PC as source component

Discussion in 'PCs & Music Servers' started by RobV, May 26, 2005.

  1. RobV

    RobV Sansui Power

    Messages:
    405
    Location:
    Olney, Maryland
    I've been using a PC more and more lately as the source component for my stereo system. Primarily for internet radio bitstreams (128mps mp3). I just got a Chaintech AV-710 sound card for $25 (an upgrade from a $30 Turtle Beach Santa Cruz). I'm very happy with both the analog output (24bit/96mhz) and the digital output.

    I've got the onboard sound configured as the default sound for Windows XP; the sound card is only used by my audio player. This is important because the PC (an old 1.0ghz PIII) is the family's 'backup' PC, used by my wife and kids when the newer PC upstairs is in use. Whatever they do (games, web surfing noises) doesn't interrupt my bitstream. :)

    Any one else using their PC as source? What are you using?
     

     

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  2. jaywills

    jaywills New Member

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    5
    Getting surprisingly good results with a Mac

    Good morning. For the past couple of months or so, I've been experimenting with Apple lossless files via iTunes as my primary signal source with surprisngly good results. Bought an old Mac Cube (using Tiger OS 10.4.1) off ebay for a couple of hundred bucks because it's fanless/noiseless. Run usb out to an Edirol UA-5 (using the Tiger drivers, 2.1.0) set at "96 kHz play" (front rotary dial) and switched to "advanced" (back-side switch). The s/pdif output of the UA-5 goes into the digital input of a TacT 2.0 room correction device (BTW, the TacT, which shows input signal frequency, shows the Edirol signal as 96 kHz, which leads me to wonder if the Tiger Core Audio is upsampling the 44.1 files). The TacT s/pdif out runs into an outboard ack! dac, which is connected to a tubed Melos preamp and thence to a Transcendent Sound OTL amp. Speakers are Quad 63's. This has proven to be the most enjoyabily listenable setup that I've had in some time. In fact, I've not used any cd transport for redbook cd files in over six weeks. I'm still giving it some time to make sure, but it's increasingly likely that my cd transport days are over. There's a thirty buck remote for the Mac that lets me manage/play the iTunes files from my listening spot, which is an added convenience. Bottom line: the $220 Mac Cube plus the $100 Edirol UA-5 (ebay also) seems to completely smash the performance I was getting from my (fully broken-in) Sony DVP9000ES. That's my 2 cents. Cordially,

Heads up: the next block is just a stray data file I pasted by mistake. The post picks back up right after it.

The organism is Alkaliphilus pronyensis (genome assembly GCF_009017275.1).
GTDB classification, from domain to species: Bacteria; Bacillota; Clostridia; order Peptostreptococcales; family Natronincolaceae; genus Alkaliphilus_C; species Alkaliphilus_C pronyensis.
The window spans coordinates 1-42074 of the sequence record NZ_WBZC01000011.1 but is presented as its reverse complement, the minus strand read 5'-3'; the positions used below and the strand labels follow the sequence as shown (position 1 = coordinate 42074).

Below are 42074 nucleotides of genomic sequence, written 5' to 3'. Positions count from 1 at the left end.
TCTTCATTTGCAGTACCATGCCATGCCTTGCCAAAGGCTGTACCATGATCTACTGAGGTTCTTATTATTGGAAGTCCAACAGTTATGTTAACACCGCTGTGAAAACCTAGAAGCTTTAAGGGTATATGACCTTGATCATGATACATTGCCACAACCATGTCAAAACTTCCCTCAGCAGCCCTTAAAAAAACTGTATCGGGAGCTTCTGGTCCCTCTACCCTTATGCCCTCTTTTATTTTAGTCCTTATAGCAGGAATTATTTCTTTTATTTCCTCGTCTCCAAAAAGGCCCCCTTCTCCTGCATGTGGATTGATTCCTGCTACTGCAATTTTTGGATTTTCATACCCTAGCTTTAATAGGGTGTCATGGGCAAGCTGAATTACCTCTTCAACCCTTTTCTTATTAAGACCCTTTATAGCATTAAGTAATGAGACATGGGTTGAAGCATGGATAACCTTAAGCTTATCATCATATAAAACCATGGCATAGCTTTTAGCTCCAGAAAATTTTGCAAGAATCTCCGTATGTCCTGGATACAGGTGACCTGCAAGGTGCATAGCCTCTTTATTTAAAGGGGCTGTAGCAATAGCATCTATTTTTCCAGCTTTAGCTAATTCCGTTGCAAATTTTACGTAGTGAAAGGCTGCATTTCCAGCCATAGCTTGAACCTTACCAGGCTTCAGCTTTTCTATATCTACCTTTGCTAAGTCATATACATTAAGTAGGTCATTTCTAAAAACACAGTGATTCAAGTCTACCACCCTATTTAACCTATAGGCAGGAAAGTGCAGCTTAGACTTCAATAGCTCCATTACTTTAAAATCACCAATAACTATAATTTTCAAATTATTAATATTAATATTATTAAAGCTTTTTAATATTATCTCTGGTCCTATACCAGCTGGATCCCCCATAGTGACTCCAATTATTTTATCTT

3. rickwood

    rickwood New Member

    Messages:
    9
    My '99 Compaq presario has been assigned music duty. The integrated audio headphone out is patched to my 5.1 reciever and although it picks up some noise, fidling with line level and reciever volume generally yields decent sound. I try to keep 192kbps as my minimum bitrate. I am currently looking into higher quality soundcard-speaker combos.

    edit: but at what point does the music format/sampling rate become the fidelity bottleneck?
     
    Last edited: Jun 7, 2005
  4. VintageNut

    VintageNut Super Member

    Messages:
    1,884
    My cheap, but works great for me, motherboard by Via cost me about 60.00, it has the Integrated Realtek ALC655 6-channel AC'97 audio chipset, specs say it's 16 bit stereo, the strange thing is I think it sounds pretty good. What would I notice with a good quality sound card?
     
  5. OvenMaster

    OvenMaster RIP Mommy 1935-2018 Subscriber

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    Jeez, all I got is an eMachines with the Realtek integrated sound and a pair of Advent Powered Partners velcro'd to the monitor. I tweaked the response with the bundled equalizer and I'm a happy camper. But, hey, what do I know?
    Tom
     
  6. VintageNut

    VintageNut Super Member

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    1,884